Vanessa Vaughn West 07:07

As we move forward, it's important to recognize that we will have a series of questions that are presented to our candidates who are with us. Each candidate will have the opportunity to answer each of those questions. In a two minute format, they will be given a 15 second reminder when we are getting close to time, and then we will move on to each question. Unfortunately, we're not able to take questions from the audience. But I know that many of you have submitted questions in advance, and we thank you for that. Today's topics will include things related to the Black Lives Matter movement, climate, COVID-19, and many other issues that are facing our community today. As we begin, let's go ahead and meet our candidates.

Vanessa Vaughn West 07:50

We'll begin with a two minute introduction from all of our candidates, and I asked them to briefly summarize a little bit about themselves, why they're running, and some of the key points that they would like for us to know today. First, we will start with Kansas Senator Barbara Bollier. Thank you for being here. The floor is yours.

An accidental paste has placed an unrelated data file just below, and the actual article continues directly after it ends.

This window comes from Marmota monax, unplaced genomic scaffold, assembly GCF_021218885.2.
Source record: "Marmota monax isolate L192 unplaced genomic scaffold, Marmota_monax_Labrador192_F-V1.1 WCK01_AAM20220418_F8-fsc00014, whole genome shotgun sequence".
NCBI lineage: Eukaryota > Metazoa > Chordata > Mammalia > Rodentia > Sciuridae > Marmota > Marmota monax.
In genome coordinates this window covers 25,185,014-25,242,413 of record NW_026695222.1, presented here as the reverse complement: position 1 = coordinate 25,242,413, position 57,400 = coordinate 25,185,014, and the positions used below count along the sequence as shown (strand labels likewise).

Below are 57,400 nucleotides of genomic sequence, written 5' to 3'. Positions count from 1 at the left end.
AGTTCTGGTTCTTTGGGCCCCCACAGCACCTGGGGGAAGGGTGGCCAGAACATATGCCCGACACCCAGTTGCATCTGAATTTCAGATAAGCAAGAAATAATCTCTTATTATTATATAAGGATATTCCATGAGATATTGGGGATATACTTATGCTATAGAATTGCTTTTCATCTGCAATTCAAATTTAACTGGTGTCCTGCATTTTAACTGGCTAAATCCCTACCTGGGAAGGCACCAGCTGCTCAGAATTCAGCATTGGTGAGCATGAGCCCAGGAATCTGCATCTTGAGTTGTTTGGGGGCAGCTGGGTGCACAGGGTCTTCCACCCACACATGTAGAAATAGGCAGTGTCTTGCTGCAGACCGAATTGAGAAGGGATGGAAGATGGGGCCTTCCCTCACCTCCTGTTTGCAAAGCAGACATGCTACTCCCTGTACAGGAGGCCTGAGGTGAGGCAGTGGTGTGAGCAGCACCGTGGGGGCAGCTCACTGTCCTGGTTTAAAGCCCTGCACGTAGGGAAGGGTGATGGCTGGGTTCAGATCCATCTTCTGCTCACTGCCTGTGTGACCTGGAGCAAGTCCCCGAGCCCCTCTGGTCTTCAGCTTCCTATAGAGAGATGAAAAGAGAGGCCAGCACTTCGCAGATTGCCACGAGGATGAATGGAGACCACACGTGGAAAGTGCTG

Barbara Bollier 08:09

Vanessa, thank you. And thanks to the NAACP for hosting this event. Welcome to you all to my study. And thank you for welcoming me into your homes. Such a unique time. I'm running for US Senate. I am working to address those challenges that are facing black families across Kansas. Those include the cost of health care, the quality of our kids' public schools, and of course, access to affordable childcare. And challenges don't stop there. You and I know for too long, our criminal justice justice system has really failed black Kansans. And unfortunately, Washington is just too divided by partisanship to tackle this problem. And it is high time that we had that end. And me, I became a physician to improve people's lives. And I went into public service to fix things that were broken. And I will be a senator for Kansas that does both things. Do know, this is an ongoing conversation. As a doctor, I absolutely know the importance of listening before speaking. And today, I truly look forward to hearing your concerns, your ideas, your priorities, and want you to know this is a conversation. And I really look forward to leaning into it, and I really hope you do as well. So thanks for having me today. And thanks for taking the time to learn about us.

Vanessa Vaughn West 09:42

Thank you so much. Our next candidate will turn to Mr. Dave, would you like to go next, Mr. Dave Lindstrom?

Dave Lindstrom 09:54